REFLECTIONS.—1st, The Apostle opens his Epistle, 1. With an assertion of his apostolic character; which some among them affected to traduce and vilify, as if he had assumed an honour to which he was in no wise entitled. He affirms, therefore, the divine authority upon which he acted; not self-constituted, but called of Jesus Christ to the high honour and important charge of apostleship. And Sosthenes, a fellow-minister, joins him in affectionate salutations. Note; There are times when, to vindicate our real character and magnify our office is not pride, but a debt that we owe to the church of God.
2. He addresses himself to the church of God at Corinth, as to them that are sanctified in Christ Jesus, separated by his grace from the world which lieth in wickedness, and incorporated in his name; called to be saints, justly so denominated, and proving by their conduct the propriety of the name they bore; with all that in every place call upon the name of Jesus Christ our Lord, both their's and our's, in whom we have a joint interest, and are all one in him. Note; (1.) All who profess the name of Jesus, are called to prove their relation to him by the holiness of their walk. (2.) Since Christ is proposed to us as the object of our worship, he must needs be very God. (3.) The life of a Christian is an habitual course of calling upon God. To live without prayer is the surest mark of a Christless soul.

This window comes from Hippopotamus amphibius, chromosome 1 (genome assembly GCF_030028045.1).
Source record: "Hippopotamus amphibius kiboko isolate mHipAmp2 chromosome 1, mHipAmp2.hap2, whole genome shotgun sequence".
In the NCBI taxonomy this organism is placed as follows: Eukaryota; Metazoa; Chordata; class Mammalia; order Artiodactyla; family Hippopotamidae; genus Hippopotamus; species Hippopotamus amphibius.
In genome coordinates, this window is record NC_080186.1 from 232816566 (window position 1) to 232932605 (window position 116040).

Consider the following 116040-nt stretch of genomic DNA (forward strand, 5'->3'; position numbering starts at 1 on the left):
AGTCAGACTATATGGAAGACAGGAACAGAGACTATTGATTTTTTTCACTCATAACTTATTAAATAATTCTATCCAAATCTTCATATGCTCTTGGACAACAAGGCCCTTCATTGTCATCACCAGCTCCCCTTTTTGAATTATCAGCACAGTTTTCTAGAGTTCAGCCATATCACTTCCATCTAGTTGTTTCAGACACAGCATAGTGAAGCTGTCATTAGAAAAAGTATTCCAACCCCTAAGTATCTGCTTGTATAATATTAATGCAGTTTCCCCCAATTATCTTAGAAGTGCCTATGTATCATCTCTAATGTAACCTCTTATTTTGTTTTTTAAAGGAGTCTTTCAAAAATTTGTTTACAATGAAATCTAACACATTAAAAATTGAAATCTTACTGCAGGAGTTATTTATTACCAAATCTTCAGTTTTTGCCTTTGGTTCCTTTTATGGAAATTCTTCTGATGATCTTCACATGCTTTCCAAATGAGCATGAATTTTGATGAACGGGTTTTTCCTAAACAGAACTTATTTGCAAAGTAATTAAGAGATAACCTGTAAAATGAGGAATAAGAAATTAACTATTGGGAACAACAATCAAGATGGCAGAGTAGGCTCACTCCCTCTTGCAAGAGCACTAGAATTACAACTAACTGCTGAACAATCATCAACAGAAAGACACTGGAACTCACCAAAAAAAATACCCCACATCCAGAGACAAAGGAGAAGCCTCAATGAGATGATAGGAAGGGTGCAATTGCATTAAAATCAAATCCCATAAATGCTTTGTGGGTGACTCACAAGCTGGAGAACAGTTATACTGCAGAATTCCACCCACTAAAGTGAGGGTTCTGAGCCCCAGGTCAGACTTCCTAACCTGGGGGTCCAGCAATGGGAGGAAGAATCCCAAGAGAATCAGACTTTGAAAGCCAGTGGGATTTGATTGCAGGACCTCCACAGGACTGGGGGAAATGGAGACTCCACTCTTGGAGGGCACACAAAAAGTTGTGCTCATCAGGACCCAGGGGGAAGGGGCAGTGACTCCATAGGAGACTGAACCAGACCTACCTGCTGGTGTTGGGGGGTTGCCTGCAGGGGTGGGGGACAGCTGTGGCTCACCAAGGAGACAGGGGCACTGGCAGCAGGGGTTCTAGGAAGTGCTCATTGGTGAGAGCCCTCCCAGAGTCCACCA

3. He gives them his apostolical benediction. Grace be unto you, and peace from God our Father, and from the Lord Jesus Christ.—Grace, the source of every blessing, and peace with a reconciled God through Jesus Christ. Note; (1.) Every mercy that a sinner enjoys in time, or hopes for in eternity, flows purely from the free and boundless grace of God in Jesus Christ (2.) All solid peace of conscience can only arise from a sense of God's favour and reconciliation through the Redeemer.